Today, Rishi Sunak made his first-ever Spring Budget announcement as chancellor. In his opening comments, he said the Budget would deliver on the public’s desire “for change,” a sentiment that many believe won the conservatives their majority in last year’s general election.
Sunak said the economic impact of coronavirus is obvious, but “temporary”. He made clear the Government’s intention to pursue an “economic response” in order to “stem the impact on the productive capacity” of UK businesses via a coordinated response with the Bank of England.
For gig workers and the self-employed off work due to coronavirus, the Government will make it easier for them to access benefits from “day one instead of day eight.”
For business owners, Sunak said the costs of providing Statutory Sick Pay to any employee off work due to coronavirus “for up to 14 days” will be refunded by the Government in full, providing 2bn’s worth of funding to 2m businesses.
Deferring tax payments and introducing loans
To combat the economic fallout caused by coronavirus, Sunak has announced a new HMRC policy that will enable businesses to defer their tax payments over a period of time with a dedicated helpline of 2,000 staff available to advise them.
He also announced a “new temporary coronavirus business interruption loan scheme,” which will provide “2m loans to support SMEs.” These loans will offer “generous guarantees,” giving banks the confidence to lend to smaller businesses.
2. Business rates
Sunak will remove business rates for smaller businesses, (with a rateable value under £51,000 ) in the leisure, retail and hospitality sectors, including cinemas and restaurants, for this coming year.
Sunak has also decided to extend a 100% retail discount rate to other businesses in the leisure and hospitality industries over the next year, including gyms, small hotels and B&Bs.
He claims this reduction will save UK businesses in this sector up to £21,000 each over the next 12 months.
Most interestingly for enterprises struggling with the business rates issue, Sunak has also announced the launch a “fundamental review” into the long term future of business rates, set to take place around the time of the Autumn Budget.
3. Micro businesses
To support smaller businesses, Sunak will provide a cash injection of £3,000 to “any small business that’s eligible for small business rates relief,”?which will release up to 2bn’s worth of funding to 700,000 of the UK’s “smallest businesses.”
4. Food & drink (and R&D)
On the topic of the UK’s export economy and heritage products such as Scottish whisky, Sunak said he will continue to “lobby the US Government to remove the harmful tariffs,” that are currently in place for these items.
He will also give 1m’s worth of support to promote British goods overseas, including 10m more of R&D funding to help UK alcohol distilleries “go green”. Overall R&D investment will be increased to 22bn, (the largest increase in UK history) which he hopes will help the country lead the way in business and technology innovation globally.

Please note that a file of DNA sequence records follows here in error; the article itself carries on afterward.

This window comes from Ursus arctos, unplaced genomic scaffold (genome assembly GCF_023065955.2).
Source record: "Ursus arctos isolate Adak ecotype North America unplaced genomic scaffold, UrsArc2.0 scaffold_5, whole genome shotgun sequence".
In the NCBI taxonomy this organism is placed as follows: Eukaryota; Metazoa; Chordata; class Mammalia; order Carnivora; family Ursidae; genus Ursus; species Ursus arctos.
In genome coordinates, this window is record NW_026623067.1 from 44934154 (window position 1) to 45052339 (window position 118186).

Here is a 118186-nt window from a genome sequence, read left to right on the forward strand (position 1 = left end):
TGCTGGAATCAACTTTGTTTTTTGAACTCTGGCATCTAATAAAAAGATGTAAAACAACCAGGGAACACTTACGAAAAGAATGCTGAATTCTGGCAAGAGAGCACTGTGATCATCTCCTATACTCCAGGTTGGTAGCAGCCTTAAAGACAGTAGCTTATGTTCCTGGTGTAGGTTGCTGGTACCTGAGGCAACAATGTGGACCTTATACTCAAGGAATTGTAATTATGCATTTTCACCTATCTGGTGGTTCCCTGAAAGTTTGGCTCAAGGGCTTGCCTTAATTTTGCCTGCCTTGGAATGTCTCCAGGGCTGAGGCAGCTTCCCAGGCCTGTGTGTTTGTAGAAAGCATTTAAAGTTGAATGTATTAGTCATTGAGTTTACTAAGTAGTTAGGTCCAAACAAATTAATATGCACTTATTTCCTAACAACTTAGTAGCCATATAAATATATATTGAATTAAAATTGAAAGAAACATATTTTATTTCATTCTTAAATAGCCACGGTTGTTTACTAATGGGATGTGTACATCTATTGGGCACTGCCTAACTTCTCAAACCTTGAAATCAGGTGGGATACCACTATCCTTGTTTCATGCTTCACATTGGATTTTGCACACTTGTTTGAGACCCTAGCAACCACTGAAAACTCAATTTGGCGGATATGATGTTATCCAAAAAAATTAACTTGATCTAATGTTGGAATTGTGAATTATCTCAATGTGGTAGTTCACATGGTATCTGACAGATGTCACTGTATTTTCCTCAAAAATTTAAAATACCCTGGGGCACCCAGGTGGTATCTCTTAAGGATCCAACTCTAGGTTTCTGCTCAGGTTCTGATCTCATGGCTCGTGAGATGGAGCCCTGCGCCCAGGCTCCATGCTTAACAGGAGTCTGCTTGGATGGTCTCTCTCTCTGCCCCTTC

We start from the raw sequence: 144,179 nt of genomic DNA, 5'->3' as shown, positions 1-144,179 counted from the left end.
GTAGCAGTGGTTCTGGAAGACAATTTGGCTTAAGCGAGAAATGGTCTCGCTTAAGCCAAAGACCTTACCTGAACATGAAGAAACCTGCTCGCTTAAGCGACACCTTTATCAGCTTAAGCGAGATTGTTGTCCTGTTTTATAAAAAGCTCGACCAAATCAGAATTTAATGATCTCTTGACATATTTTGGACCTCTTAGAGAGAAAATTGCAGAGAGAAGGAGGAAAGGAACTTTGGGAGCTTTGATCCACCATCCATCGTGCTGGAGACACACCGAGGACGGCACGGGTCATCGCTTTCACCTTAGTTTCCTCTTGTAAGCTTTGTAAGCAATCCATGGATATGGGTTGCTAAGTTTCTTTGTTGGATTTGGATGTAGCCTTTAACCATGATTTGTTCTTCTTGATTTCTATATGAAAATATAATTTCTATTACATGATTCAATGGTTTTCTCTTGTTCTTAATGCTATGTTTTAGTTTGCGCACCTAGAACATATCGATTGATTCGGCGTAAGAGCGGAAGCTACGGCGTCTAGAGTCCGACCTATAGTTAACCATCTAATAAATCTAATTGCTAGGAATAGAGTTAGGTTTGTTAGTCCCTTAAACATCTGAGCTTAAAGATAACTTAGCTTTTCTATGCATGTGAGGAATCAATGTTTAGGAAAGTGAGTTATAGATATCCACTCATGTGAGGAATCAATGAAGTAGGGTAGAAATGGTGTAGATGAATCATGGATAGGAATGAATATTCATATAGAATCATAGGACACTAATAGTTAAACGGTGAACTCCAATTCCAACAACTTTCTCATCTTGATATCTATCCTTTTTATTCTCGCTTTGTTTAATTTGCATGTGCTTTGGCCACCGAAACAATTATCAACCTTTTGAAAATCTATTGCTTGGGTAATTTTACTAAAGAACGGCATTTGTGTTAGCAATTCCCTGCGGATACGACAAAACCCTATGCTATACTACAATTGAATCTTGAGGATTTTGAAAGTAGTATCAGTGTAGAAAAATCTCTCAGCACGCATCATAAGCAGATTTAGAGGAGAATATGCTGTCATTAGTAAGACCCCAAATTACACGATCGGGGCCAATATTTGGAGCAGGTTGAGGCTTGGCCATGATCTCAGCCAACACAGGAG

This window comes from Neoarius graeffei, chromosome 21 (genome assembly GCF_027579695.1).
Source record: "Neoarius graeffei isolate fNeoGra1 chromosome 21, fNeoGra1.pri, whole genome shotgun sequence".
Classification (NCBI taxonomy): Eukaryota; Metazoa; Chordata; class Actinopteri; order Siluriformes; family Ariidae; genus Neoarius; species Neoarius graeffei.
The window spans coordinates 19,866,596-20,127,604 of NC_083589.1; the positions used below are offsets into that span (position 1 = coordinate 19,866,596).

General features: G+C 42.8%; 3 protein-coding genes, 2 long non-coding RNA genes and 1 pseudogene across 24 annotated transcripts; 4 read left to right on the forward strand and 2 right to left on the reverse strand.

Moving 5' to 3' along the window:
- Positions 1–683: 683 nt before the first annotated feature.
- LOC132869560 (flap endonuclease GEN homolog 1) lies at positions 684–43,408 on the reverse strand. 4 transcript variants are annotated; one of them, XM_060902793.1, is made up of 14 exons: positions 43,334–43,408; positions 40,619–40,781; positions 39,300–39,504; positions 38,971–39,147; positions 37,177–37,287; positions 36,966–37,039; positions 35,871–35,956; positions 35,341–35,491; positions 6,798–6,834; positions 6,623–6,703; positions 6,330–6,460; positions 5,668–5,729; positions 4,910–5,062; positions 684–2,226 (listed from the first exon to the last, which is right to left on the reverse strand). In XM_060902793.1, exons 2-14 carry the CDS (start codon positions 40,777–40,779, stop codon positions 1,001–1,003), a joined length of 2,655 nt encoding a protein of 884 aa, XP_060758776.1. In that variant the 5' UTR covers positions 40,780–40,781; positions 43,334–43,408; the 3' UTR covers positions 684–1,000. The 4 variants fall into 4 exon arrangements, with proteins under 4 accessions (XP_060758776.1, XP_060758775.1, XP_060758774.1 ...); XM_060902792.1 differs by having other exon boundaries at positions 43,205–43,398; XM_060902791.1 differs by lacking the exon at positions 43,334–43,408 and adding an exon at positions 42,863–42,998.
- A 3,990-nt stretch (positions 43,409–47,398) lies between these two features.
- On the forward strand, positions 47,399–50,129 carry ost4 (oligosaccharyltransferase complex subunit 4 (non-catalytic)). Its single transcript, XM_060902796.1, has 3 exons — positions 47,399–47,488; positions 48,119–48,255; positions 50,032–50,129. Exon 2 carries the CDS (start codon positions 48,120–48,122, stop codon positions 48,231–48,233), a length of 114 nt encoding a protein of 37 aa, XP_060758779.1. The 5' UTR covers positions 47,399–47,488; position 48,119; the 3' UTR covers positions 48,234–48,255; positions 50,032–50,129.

He then addressed the dire state of Britain’s pub economy and confirmed his decision to raise the business rates discount for pubs from £1,000 to £5,000. He also said the planned rise in beer duty will be cancelled and cider and wine duties frozen.
5. Business growth
Sunak has confirmed that 130m will be released to boost the number of business startup loans available. There will also be 200m made available to invest in scale-ups, including more money to support the existence of growth hubs.
There will also be a 5bn fund created for new export loans for businesses, including appointing “dedicated trade envoys” from various regions of the UK to embassies around the world.
Sunak then addressed the controversial Entrepreneurs’ Relief scheme and stated that he while he will “not fully abolish it”, he will reduce the lifetime limit from 10m to 1m, adding that “80% of SME owners will be unaffected” by the changes.
The 6bn he will save from these measures “will be given back to business” via increasing R&D expenditure credit from 12% to 13%, which will equate to a tax cut worth £2,400 “on a typical R&D” claim.
Structures and buildings allowance will also be increased from 2% to 3%, which will mean an” extra £100,000 of relief for investing in a building worth 10m.”
Sunak also intends to cut taxes on employment by increasing employment allowance, enabling a “£4,000 cut tax for nearly 500,000 small businesses” concluding that “we madeA promise to cut taxes on business and we are getting this done.”
6. The environment
As he turned to the topic of the environment, the chancellor spoke of creatingA “high skill, high wage low carbon economy” which will include increasing “taxes on pollution.”
The chancellor added that such measures were “a’step towards the dynamic and low tax economy we want to see.”
Sunak also confirmed the Government’s plans to continue its freeze on fuel duty for another year as well as an announcement of a 900m investment into nuclear fusion, space and electronic vehicles.
Sunak also confirmed a levy freeze on the use of electric energy but not on gas, which will rise as well as levies on UK manufacturers and importers using plastic packaging.